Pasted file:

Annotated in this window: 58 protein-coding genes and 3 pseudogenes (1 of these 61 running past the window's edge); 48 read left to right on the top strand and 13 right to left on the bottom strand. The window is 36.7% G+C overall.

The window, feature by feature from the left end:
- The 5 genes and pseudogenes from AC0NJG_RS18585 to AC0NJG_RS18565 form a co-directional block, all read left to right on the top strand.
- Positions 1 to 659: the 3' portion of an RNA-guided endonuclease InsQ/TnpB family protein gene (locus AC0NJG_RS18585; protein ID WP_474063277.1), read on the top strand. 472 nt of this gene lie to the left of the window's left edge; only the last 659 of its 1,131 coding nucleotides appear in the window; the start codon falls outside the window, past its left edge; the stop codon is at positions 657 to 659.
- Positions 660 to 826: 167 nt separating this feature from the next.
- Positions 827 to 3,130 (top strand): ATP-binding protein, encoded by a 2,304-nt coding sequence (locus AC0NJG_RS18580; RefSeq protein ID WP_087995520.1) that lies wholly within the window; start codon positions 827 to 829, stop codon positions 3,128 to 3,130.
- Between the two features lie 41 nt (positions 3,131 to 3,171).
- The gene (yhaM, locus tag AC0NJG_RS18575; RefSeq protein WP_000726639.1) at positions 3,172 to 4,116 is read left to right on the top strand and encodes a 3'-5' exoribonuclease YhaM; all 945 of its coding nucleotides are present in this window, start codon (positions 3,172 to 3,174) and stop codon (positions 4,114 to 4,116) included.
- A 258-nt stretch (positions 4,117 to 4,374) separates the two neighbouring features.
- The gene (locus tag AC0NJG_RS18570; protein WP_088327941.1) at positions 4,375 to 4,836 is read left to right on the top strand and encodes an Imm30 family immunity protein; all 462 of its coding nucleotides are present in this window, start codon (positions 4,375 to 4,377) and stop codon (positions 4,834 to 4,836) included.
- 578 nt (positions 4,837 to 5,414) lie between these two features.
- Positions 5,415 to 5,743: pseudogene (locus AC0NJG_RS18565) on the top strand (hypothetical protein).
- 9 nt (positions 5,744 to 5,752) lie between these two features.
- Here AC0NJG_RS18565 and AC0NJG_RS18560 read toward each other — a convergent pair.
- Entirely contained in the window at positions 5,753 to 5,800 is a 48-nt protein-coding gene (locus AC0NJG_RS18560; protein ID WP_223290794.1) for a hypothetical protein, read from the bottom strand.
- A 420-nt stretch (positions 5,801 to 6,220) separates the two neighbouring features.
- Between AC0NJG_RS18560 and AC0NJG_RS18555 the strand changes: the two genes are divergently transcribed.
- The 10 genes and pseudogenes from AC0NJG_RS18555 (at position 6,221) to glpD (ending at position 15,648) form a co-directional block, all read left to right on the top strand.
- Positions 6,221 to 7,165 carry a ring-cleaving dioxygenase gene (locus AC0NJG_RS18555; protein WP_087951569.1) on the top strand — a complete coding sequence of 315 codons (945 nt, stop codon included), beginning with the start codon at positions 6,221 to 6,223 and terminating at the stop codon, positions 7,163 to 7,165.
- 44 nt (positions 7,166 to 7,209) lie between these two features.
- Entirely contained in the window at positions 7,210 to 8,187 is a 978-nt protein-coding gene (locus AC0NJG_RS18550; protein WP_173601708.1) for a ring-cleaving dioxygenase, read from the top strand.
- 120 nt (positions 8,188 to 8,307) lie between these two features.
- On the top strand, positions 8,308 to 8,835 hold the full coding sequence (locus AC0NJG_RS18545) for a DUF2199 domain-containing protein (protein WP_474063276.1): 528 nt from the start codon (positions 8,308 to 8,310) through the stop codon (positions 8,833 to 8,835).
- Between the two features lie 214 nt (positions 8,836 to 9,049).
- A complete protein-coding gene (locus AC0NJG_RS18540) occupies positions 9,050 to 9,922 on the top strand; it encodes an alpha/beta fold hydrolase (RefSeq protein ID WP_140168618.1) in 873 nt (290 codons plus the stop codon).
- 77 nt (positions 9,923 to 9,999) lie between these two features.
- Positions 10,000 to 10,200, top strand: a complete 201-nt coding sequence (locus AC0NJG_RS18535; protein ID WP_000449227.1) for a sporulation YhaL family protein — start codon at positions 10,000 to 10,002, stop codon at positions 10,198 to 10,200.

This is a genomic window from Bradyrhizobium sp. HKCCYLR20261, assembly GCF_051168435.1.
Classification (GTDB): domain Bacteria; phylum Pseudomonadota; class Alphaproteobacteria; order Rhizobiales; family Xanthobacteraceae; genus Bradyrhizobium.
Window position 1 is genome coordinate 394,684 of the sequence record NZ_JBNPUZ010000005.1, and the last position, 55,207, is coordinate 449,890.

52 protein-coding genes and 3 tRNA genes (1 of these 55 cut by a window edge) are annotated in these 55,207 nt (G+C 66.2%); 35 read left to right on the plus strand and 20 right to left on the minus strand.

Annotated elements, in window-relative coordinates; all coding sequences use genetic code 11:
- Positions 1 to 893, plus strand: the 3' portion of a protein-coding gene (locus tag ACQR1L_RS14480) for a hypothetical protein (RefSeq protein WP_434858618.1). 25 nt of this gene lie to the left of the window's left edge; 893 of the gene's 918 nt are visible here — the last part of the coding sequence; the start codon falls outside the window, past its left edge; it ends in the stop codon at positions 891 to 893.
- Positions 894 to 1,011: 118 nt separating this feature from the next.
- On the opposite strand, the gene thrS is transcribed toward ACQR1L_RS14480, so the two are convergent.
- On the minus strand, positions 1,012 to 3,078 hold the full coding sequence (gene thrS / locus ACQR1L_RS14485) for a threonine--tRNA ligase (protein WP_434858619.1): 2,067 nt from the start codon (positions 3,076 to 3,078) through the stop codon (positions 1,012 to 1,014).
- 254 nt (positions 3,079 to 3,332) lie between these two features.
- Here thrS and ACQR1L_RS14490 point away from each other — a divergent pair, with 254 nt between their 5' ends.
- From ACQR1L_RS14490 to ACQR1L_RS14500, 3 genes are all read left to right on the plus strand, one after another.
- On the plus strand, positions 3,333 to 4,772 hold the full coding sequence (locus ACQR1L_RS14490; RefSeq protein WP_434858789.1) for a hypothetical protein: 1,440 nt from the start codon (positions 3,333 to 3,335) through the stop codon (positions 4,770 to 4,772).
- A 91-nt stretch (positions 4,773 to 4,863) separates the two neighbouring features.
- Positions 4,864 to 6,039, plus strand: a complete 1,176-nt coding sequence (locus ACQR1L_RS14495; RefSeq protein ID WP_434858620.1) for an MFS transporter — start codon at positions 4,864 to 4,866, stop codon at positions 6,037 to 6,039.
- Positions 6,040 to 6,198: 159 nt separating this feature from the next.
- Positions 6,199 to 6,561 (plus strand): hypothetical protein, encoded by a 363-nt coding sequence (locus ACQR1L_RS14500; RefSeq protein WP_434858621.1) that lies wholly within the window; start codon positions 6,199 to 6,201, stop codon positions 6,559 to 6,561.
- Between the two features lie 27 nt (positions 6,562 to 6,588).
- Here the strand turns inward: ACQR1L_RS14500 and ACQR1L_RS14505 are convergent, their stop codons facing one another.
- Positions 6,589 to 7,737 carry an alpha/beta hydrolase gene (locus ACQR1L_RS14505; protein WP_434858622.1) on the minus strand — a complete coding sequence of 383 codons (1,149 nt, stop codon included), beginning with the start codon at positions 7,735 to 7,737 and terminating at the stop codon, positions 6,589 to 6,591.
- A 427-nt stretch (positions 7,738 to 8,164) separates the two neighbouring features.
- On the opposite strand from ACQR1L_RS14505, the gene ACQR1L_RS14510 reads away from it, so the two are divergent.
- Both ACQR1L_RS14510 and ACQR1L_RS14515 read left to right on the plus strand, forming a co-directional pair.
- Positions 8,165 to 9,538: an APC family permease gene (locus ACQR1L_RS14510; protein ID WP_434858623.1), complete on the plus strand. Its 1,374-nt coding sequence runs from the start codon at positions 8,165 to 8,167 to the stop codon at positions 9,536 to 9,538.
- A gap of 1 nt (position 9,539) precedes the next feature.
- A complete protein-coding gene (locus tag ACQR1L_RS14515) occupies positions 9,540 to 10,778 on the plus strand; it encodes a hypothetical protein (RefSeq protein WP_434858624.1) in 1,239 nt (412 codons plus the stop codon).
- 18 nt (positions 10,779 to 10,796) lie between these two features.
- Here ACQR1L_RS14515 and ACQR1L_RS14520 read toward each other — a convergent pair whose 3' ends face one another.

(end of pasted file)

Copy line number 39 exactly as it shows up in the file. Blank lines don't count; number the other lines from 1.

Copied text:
- From ACQR1L_RS14490 to ACQR1L_RS14500, 3 genes are all read left to right on the plus strand, one after another.